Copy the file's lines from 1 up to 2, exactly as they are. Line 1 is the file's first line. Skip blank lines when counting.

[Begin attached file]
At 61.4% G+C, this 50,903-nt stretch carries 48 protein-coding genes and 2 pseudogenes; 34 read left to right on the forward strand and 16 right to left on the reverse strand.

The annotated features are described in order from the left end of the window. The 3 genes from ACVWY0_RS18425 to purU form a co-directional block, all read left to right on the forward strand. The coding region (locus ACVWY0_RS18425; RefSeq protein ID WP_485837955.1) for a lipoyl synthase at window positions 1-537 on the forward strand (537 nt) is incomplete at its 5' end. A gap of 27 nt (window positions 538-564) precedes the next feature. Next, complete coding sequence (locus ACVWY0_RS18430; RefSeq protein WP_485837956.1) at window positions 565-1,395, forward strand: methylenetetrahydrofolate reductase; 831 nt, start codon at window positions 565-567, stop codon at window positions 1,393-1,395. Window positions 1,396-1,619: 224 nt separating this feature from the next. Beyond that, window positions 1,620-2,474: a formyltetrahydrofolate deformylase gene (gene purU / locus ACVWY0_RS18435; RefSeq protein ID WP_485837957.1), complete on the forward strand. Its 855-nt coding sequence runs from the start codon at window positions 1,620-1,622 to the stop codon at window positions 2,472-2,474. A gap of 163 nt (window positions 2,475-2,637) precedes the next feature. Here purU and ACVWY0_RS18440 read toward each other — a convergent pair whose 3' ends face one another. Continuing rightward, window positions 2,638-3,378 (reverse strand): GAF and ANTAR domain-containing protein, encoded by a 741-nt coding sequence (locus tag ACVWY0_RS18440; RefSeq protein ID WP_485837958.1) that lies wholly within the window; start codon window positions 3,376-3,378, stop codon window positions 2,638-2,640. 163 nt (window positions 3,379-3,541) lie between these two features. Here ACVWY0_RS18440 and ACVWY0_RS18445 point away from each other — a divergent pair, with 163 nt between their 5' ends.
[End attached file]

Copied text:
At 61.4% G+C, this 50,903-nt stretch carries 48 protein-coding genes and 2 pseudogenes; 34 read left to right on the forward strand and 16 right to left on the reverse strand.

The annotated features are described in order from the left end of the window. The 3 genes from ACVWY0_RS18425 to purU form a co-directional block, all read left to right on the forward strand. The coding region (locus ACVWY0_RS18425; RefSeq protein ID WP_485837955.1) for a lipoyl synthase at window positions 1-537 on the forward strand (537 nt) is incomplete at its 5' end. A gap of 27 nt (window positions 538-564) precedes the next feature. Next, complete coding sequence (locus ACVWY0_RS18430; RefSeq protein WP_485837956.1) at window positions 565-1,395, forward strand: methylenetetrahydrofolate reductase; 831 nt, start codon at window positions 565-567, stop codon at window positions 1,393-1,395. Window positions 1,396-1,619: 224 nt separating this feature from the next. Beyond that, window positions 1,620-2,474: a formyltetrahydrofolate deformylase gene (gene purU / locus ACVWY0_RS18435; RefSeq protein ID WP_485837957.1), complete on the forward strand. Its 855-nt coding sequence runs from the start codon at window positions 1,620-1,622 to the stop codon at window positions 2,472-2,474. A gap of 163 nt (window positions 2,475-2,637) precedes the next feature. Here purU and ACVWY0_RS18440 read toward each other — a convergent pair whose 3' ends face one another. Continuing rightward, window positions 2,638-3,378 (reverse strand): GAF and ANTAR domain-containing protein, encoded by a 741-nt coding sequence (locus tag ACVWY0_RS18440; RefSeq protein ID WP_485837958.1) that lies wholly within the window; start codon window positions 3,376-3,378, stop codon window positions 2,638-2,640. 163 nt (window positions 3,379-3,541) lie between these two features. Here ACVWY0_RS18440 and ACVWY0_RS18445 point away from each other — a divergent pair, with 163 nt between their 5' ends.